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Vive la difference!

May 8th, 2006

My take on the issue about the Filipino boy in Canada punished by his school’s director and berated for eating like a pig by using spoon and fork, is that it is a case of racial discrimination. Plain and simple. I don’t see any justifiable reason about the director’s action and reprehensible comments. I find it even stupid to use the adage “when in Rome do what the Romans do” to justify the wrongdoing and cover up the racial slur over the issue. Pigs don’t eat with spoon and fork. By using Pig to describe people who doesn’t eat the continental way smacks of racism in its most despicable form. Although I believe that not all Canadians are racists. Canada is known to be a country far more tolerant to immigrants than the US, but ironically Quebec is known to be a place where Racism is socially acceptable and where everybody assumes you’re an asshole.

A lot has already been said about the issue. I would like to share my thoughts against racism through this song by one of my favorite folk music group, the trio of Peter Yarrow, Paul Stookey, and Mary Travers, otherwise known as PPM. I thought all along that PPM has already faded into history. I never heard of them for a long time. But thanks to the internet and of course the You Tube, I found out that they are still singing their songs and even making new ones like this song entitled All Mixed Up which they made in 1990’s. Watching this video transported me back to the past when I used to jam with my old buddies singing PPM songs. Though they obviously looked like Lolos and Lola already but their music hasn’t changed a bit, their songs remain upbeat, cheerful and very meaningful.

So to all of you Racists out there better sing along and learn.

All Mixed Up
Peter, Paul & Mary

You know this language that we speak,
Is part german , latin and part greek
Celtic and arabic all in a heap,
Well amended by the people in the street
The choctaw gave us the word okay;
Vamose is a word from mexico way.
And all of this is a hint I suspect of what comes next.

I think that this whole world
Soon mama my whole wide world
Soon mama my whole world
Soon gonna be get mixed up.
Soon mama my whole world
Soon mama my whole wide world
Soon mama my whole world
Soon gonna be get mixed up.

I like polish sausage, I like spanish rice,
And pizza pie is also nice
Corn and beans from the indians here
Washed down by german beer
Marco polo traveled by camel and pony,
He brought to italy, the first macaroni
And you and I as well we’re able,
We put it all on the table


There were no red-headed irishmen
Before the vikings landed in ireland
How many romans had dark curly hair
Before they brought slaves from africa?
No race of man is completely pure,
Nor is anyone’s mind, that’s for sure
The winds mix the dust of every land,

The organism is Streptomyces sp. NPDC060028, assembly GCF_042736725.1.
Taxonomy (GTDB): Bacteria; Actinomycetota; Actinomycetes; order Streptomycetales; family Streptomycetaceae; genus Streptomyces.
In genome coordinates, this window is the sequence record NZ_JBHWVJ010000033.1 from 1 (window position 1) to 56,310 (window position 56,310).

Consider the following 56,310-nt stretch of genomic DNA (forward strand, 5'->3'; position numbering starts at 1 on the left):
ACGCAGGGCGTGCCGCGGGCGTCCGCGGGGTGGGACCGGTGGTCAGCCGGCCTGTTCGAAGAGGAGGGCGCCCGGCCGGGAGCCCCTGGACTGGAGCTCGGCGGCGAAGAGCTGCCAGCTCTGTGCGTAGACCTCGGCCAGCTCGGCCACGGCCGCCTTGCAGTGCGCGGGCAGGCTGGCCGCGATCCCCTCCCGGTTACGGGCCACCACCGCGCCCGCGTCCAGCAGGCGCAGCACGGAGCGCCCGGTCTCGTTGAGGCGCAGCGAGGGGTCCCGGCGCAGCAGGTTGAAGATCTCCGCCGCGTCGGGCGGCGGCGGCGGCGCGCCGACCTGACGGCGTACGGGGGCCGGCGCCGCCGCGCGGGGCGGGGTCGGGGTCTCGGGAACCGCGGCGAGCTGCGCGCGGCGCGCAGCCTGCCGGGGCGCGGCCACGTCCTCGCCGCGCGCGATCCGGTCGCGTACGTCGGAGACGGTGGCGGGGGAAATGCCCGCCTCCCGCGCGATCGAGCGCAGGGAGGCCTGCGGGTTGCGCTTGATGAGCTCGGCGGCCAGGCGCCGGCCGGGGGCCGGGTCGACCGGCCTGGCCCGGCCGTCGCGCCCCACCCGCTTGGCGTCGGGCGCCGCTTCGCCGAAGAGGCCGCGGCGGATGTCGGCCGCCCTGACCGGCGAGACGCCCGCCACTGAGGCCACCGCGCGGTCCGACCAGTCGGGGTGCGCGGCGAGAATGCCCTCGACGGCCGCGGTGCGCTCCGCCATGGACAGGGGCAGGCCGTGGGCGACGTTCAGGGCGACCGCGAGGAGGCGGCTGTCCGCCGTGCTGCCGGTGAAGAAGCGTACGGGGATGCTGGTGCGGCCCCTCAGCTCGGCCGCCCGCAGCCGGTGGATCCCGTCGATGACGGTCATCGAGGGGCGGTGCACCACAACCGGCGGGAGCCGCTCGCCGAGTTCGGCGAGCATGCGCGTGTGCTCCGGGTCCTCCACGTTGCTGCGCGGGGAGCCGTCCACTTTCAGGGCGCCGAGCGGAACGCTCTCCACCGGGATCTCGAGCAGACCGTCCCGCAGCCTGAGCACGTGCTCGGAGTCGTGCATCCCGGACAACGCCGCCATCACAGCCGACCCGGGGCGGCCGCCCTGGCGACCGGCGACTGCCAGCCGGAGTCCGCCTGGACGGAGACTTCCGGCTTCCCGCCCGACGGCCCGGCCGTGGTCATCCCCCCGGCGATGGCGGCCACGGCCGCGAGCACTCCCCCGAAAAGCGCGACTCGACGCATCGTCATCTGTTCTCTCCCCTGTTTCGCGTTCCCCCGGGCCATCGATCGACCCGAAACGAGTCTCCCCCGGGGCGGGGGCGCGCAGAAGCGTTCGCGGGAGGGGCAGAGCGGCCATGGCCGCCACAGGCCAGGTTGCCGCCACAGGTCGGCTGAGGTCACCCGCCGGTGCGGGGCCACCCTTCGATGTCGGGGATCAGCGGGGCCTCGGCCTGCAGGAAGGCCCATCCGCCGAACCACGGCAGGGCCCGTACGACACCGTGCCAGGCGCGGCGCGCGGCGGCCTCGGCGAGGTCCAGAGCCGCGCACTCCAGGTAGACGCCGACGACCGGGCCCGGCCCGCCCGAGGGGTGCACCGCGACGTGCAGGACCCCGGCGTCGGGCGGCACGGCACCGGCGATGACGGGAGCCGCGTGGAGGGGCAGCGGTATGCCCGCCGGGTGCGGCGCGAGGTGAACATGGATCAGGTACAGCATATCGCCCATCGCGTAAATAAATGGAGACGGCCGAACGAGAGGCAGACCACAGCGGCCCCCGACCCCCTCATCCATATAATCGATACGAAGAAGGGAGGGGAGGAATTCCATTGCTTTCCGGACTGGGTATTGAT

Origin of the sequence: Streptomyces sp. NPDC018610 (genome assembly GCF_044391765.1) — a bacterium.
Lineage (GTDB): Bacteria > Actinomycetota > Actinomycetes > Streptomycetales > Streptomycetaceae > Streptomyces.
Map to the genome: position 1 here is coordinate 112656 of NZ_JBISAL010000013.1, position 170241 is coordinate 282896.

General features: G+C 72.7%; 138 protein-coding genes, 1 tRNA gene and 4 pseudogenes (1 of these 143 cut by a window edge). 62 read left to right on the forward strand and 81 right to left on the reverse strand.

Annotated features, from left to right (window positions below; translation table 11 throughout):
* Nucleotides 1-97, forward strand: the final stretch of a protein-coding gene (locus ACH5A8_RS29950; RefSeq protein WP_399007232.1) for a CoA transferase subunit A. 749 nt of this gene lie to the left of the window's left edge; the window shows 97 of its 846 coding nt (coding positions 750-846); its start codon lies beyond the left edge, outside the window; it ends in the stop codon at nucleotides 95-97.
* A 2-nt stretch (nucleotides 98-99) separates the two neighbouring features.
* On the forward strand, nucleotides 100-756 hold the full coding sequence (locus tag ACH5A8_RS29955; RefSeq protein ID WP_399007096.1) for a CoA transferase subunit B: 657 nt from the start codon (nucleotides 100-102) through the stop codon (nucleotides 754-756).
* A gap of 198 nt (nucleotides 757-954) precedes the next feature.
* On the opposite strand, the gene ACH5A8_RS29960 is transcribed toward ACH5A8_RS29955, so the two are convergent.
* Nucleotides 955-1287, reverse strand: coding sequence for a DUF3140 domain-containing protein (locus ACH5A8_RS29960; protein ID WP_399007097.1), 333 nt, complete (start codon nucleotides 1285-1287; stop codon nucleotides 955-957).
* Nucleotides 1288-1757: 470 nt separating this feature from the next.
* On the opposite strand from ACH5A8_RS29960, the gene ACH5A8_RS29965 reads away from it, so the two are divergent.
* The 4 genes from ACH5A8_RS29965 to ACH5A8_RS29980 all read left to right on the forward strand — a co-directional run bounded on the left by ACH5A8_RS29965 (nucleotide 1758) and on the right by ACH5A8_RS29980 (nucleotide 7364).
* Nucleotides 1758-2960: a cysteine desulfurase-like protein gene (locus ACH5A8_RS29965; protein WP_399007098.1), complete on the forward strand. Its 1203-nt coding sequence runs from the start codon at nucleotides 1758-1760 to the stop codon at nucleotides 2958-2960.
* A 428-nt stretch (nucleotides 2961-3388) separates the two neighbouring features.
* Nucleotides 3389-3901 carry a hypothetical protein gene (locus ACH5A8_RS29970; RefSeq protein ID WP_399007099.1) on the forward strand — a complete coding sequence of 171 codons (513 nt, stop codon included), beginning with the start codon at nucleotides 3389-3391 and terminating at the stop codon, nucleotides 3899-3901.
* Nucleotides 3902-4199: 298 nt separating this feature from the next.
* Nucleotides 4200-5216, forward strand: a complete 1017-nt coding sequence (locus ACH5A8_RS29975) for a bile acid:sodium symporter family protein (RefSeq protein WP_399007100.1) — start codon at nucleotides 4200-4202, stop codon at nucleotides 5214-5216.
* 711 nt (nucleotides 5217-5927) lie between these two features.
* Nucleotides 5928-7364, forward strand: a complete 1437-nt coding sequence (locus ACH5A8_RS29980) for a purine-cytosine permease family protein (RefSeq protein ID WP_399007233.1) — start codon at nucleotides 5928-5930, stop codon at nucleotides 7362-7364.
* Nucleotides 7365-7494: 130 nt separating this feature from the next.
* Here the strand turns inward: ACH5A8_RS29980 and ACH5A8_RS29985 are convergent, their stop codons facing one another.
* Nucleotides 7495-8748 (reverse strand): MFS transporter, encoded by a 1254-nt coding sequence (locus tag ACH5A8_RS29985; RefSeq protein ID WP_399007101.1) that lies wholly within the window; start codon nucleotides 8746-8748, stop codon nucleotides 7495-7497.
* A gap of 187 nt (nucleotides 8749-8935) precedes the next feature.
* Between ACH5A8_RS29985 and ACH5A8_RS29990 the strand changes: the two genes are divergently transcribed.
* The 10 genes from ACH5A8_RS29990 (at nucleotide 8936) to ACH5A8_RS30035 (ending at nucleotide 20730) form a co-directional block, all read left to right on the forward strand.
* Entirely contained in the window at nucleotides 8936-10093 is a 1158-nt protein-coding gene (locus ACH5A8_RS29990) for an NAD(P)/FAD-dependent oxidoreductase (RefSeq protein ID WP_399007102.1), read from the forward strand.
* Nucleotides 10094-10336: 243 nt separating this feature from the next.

And so will woman and man.


This doesn’t mean we will all be the same,
We’ll have different faces and different names
Long live many different kinds of races
It’s a difference of opinion that makes horse races
Just remember the rule about rules, brother
What could be right for one could be wrong for the other
And take a tip from la belle france: Vive la difference!


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  1. May 8th, 2006 at 23:12 | #1

    I had an older cousin who was a great fan of Peter, Paul & Mary and when I was a kid I could listen to them often but I didn’t know till now that they have socially meaningful songs, very reminiscent of the local band Asin.

    That spoon and fork incidence in Canada is so lamentable and quite exposes how Canada is a little out-of-step when it comes to racial acceptance and assimilation.

  2. Samuel Bilibit
    May 9th, 2006 at 11:19 | #2

    Peter, Paul and Mary belonged to the protest generation of the 60’s and 70’s. That’s why most of their songs reflect the sentiments of their generation. With the release of their song “If I Had a Hammer” in August 1962, Peter, Paul and Mary found themselves in the forefront of a protest movement that, for them, would address everything from world hunger and homelessness to civil rights, apartheid, and war. Though they attained legendary status as performers and recording artists, their motives reached beyond the desire for wealth, as indicated by the time and energy they devoted to nonprofit activities and benefits.

  3. May 9th, 2006 at 17:13 | #3

    I was quite appalled by that incident. I mean they could just corrected the boy instead of humiliating him and also resorting to name calling is so unethical. But i also agree about “when in Rome do what the Romans do” . It is called integration.

  4. May 9th, 2006 at 21:03 | #4

    i posted my take on this issue…

    and ive also asked my dad about Peter Paul and Mary ehhehe

    musta na?

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